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USCIS Temporarily Suspending Premium Processing of All H-1B Petitions

March 6, 2017

Starting April 3, 2017, United States Citizenship and Immigration Services (USCIS) will temporarily suspend premium processing for all H-1B petitions. The temporary suspension applies to all H-1B cases, including H-1B extensions and petitions filed in the H-1B lottery for this year. While premium processing is suspended, USCIS will reject any Form I-907 filed with an H-1B petition. USCIS stated that the suspension may last up to six months and that they will notify the public before resuming premium processing for H-1B petitions. This temporary suspension is only for H-1B petitions. A link to the USCIS announcement can be found here.

Premium processing provides expedited processing for certain immigration petitions. For an additional filing fee of $1225, premium processing expedites adjudication to 15 calendar days. Under regular processing, H-1B petitions can take several months.

H-1B Filing Season to Begin April 3, 2017 – Lottery is Anticipated

Employers are reminded to identify new candidates who will require new H-1B sponsorship as soon as possible to ensure that these applications are accepted for processing. April 3, 2017 is the first date that an employer is able to file and have an H-1B petition received on behalf of a foreign national who has not held H-1B status before. Employees with approved H-1B petitions will be able to begin work in that status on October 1, 2017. This year all new H-1B applications must be received by USCIS between April 3rd and April 7th. All cases received during these dates will be treated as received on April 1st.

The H-1B is a frequently used temporary work visa for professional positions. Generally, there are only 65,000 H-1Bs available per year. There are an additional 20,000 H-1Bs available for candidates with a Master's Degree or higher from a U.S. university. If USCIS receives more than enough petitions in the first five days of processing, there will be a computer generated random selection process to choose which H-1B petitions will be accepted for processing. In 2016, USCIS received over 230,000 applications in the first five days of processing and a lottery was held to select the 65,000 H-1B visas and the additional 20,000 H-1B Master's Degree visas. It is anticipated that a lottery will occur in 2017 as well.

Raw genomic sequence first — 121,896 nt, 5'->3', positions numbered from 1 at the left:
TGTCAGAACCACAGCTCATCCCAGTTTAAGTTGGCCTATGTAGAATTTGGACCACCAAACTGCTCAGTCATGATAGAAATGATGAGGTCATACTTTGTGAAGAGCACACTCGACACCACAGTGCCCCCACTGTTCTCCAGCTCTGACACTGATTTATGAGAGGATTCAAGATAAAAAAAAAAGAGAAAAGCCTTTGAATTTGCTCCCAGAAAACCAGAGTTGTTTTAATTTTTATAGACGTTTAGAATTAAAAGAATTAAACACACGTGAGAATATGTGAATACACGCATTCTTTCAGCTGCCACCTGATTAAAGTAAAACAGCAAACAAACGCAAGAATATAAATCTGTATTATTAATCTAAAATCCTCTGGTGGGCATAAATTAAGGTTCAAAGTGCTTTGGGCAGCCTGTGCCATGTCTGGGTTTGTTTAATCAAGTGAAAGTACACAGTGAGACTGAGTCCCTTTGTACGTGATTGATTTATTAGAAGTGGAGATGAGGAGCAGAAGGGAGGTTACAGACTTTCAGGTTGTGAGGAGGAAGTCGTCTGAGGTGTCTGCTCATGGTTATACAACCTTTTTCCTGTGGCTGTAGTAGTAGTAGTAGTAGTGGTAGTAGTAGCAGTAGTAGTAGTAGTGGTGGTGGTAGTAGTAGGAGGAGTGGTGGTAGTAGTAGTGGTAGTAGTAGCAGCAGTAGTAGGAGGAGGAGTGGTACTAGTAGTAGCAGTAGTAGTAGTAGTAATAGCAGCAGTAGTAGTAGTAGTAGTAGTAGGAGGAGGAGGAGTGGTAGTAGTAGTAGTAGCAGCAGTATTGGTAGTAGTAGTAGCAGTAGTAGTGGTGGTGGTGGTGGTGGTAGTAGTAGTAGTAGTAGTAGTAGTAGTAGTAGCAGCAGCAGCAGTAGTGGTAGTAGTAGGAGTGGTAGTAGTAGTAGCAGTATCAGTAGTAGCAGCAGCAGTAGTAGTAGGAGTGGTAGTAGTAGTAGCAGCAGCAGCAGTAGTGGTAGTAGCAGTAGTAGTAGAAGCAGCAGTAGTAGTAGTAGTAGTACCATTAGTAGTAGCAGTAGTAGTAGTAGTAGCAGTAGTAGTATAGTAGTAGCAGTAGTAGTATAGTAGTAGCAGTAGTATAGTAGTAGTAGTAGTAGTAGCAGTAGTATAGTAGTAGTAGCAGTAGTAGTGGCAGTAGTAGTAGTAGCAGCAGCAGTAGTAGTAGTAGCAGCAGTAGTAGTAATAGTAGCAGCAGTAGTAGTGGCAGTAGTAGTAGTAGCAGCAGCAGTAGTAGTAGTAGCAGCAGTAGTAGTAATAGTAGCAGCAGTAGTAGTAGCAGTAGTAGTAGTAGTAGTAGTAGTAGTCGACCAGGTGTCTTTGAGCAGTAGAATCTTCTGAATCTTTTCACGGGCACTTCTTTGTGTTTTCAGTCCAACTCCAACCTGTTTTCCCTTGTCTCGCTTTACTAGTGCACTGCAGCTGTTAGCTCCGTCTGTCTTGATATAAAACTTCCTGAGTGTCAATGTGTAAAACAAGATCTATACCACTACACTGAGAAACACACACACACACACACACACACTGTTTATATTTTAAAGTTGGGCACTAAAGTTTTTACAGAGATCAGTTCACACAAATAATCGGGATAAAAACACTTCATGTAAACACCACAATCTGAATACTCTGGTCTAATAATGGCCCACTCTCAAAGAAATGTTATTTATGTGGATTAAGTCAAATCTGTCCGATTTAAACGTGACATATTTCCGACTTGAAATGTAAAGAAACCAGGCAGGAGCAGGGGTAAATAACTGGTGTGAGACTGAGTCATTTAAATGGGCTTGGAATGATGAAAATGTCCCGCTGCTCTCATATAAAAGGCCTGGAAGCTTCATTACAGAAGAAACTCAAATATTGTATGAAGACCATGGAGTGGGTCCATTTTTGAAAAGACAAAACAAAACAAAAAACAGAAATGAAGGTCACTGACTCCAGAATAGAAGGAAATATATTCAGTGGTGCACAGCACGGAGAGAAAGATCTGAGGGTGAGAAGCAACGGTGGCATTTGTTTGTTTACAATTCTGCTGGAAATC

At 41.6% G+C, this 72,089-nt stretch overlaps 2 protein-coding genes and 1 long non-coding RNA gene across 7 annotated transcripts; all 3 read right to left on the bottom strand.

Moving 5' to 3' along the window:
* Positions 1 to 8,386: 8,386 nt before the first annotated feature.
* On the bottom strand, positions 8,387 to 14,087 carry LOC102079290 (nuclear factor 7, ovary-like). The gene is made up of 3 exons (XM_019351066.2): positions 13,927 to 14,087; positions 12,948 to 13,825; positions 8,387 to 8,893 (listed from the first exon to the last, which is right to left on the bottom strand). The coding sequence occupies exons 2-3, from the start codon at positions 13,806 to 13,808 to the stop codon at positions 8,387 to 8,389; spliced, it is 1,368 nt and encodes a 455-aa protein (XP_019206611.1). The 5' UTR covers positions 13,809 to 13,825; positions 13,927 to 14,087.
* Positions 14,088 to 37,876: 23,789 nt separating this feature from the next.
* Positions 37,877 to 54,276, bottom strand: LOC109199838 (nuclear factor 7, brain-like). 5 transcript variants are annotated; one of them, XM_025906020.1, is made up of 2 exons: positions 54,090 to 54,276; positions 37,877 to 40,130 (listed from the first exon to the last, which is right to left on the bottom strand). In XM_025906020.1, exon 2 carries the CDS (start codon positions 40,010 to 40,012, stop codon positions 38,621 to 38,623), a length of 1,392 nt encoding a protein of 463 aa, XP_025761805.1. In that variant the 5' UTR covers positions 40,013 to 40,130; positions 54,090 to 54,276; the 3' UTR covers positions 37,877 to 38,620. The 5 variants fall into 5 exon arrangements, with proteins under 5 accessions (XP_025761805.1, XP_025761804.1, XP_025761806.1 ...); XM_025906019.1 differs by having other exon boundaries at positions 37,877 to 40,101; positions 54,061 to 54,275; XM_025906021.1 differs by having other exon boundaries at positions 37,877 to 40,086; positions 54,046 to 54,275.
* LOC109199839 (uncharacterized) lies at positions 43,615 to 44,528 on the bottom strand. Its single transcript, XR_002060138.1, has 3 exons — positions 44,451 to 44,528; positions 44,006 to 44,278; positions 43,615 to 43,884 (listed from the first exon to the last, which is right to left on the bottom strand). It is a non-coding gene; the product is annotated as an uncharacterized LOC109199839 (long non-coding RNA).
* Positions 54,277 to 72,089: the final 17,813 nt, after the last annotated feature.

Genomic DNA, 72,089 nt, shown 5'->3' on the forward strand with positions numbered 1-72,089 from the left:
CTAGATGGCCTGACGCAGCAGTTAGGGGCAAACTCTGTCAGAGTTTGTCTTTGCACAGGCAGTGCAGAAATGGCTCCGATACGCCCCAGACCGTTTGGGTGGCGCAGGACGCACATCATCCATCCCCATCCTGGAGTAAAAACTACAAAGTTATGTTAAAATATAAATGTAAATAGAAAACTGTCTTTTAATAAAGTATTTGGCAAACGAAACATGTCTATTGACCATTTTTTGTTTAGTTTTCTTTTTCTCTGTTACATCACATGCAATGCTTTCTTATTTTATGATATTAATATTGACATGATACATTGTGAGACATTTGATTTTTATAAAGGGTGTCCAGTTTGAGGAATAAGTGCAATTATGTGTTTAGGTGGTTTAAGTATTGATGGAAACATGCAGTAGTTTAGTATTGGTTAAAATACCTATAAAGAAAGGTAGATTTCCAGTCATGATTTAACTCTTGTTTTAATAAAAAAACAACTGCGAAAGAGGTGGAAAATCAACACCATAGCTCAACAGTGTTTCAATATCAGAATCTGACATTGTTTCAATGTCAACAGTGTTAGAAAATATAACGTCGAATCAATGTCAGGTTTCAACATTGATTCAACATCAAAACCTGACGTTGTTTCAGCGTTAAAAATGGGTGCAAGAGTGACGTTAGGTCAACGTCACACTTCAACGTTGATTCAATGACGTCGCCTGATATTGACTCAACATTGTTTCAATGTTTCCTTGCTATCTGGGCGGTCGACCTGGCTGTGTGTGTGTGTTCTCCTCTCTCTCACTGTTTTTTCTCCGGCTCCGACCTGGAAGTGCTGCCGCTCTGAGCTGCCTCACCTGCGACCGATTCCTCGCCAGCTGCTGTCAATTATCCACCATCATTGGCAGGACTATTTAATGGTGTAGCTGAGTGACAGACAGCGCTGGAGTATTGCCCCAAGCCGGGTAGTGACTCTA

While there have been numerous reports regarding proposed new H-1B regulations and changes President Trump's administration and Congress would like to implement, there have not been any changes to the H-1B program at this time. Significant changes to the H-1B program would take a new law or regulations, and we believe neither of these is likely before October 1, 2017. 

Foreign nationals who work for a non-profit research organization, an institution of higher education, or work furthering the purposes of either of these, or who have used a cap subject to H-1B in the past six years, are exempt from the H-1B quota. For more information on H-1Bs, see the Clark Hill website.

President Trump Issues Two More Executive Orders

On February 9, 2017, President Trump issued two more Executive Orders (EO). The first EO creates a task force aimed at crime reduction and public safety. While this EO is not aimed specifically at immigration policy, the task force has been charged with developing strategies to reduce crime, in particular, undocumented immigration, drug trafficking, and violent crime. The EO can be found here.

The second EO calls for enforcing federal law as it pertains to transnational criminal organizations and preventing international human trafficking, and specifically mentions strengthening enforcement as it pertains to the illegal smuggling and trafficking of humans. The EO can be found here.

Targeted ICE Enforcement

Our office has received reports that US Immigration and Customs Enforcement (ICE) has commenced targeted enforcement actions focused on three groups of individuals:

  1. Fugitives – those with an outstanding order of removal;
  2. Individuals who have reentered the US after deportation; and
  3. At large criminal foreign nationals – anyone with a criminal conviction, including felonies, DUIs, or non-violent offenses – could be subject to enforcement.

Please note that these new priorities are broad and at this time it is unclear how many cities or localities are being targeted.  

For more information, please contact James E. Morrison at (202) 572-8670 |, Michael P. Nowlan at (313) 965-8666 |, or another member of Clark Hill's Immigration Practice.

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